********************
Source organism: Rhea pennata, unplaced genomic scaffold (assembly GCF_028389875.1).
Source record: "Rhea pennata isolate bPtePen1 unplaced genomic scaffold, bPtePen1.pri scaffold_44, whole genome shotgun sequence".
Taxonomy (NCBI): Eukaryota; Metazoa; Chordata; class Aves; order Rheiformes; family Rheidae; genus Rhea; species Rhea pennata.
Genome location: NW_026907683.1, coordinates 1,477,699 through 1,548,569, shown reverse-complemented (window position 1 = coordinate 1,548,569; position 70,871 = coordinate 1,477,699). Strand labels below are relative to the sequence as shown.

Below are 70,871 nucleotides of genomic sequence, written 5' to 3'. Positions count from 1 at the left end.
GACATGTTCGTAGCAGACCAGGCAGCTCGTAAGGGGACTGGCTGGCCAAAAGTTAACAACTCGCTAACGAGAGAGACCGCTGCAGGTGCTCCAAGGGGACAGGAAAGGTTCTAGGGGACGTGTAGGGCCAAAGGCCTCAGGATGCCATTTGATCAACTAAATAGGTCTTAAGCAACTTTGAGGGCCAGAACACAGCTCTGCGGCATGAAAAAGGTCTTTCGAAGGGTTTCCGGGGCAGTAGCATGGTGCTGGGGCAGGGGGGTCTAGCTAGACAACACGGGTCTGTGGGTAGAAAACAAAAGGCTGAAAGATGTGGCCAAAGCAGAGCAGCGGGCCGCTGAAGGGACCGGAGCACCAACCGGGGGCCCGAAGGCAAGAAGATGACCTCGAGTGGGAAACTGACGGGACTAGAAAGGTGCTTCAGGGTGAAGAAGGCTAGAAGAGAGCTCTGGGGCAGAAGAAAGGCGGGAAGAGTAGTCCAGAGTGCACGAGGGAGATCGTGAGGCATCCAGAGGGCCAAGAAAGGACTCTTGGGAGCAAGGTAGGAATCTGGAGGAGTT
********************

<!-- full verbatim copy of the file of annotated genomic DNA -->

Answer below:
Source organism: Rhea pennata, unplaced genomic scaffold (assembly GCF_028389875.1).
Source record: "Rhea pennata isolate bPtePen1 unplaced genomic scaffold, bPtePen1.pri scaffold_44, whole genome shotgun sequence".
Taxonomy (NCBI): Eukaryota; Metazoa; Chordata; class Aves; order Rheiformes; family Rheidae; genus Rhea; species Rhea pennata.
Genome location: NW_026907683.1, coordinates 1,477,699 through 1,548,569, shown reverse-complemented (window position 1 = coordinate 1,548,569; position 70,871 = coordinate 1,477,699). Strand labels below are relative to the sequence as shown.

Below are 70,871 nucleotides of genomic sequence, written 5' to 3'. Positions count from 1 at the left end.
GACATGTTCGTAGCAGACCAGGCAGCTCGTAAGGGGACTGGCTGGCCAAAAGTTAACAACTCGCTAACGAGAGAGACCGCTGCAGGTGCTCCAAGGGGACAGGAAAGGTTCTAGGGGACGTGTAGGGCCAAAGGCCTCAGGATGCCATTTGATCAACTAAATAGGTCTTAAGCAACTTTGAGGGCCAGAACACAGCTCTGCGGCATGAAAAAGGTCTTTCGAAGGGTTTCCGGGGCAGTAGCATGGTGCTGGGGCAGGGGGGTCTAGCTAGACAACACGGGTCTGTGGGTAGAAAACAAAAGGCTGAAAGATGTGGCCAAAGCAGAGCAGCGGGCCGCTGAAGGGACCGGAGCACCAACCGGGGGCCCGAAGGCAAGAAGATGACCTCGAGTGGGAAACTGACGGGACTAGAAAGGTGCTTCAGGGTGAAGAAGGCTAGAAGAGAGCTCTGGGGCAGAAGAAAGGCGGGAAGAGTAGTCCAGAGTGCACGAGGGAGATCGTGAGGCATCCAGAGGGCCAAGAAAGGACTCTTGGGAGCAAGGTAGGAATCTGGAGGAGTT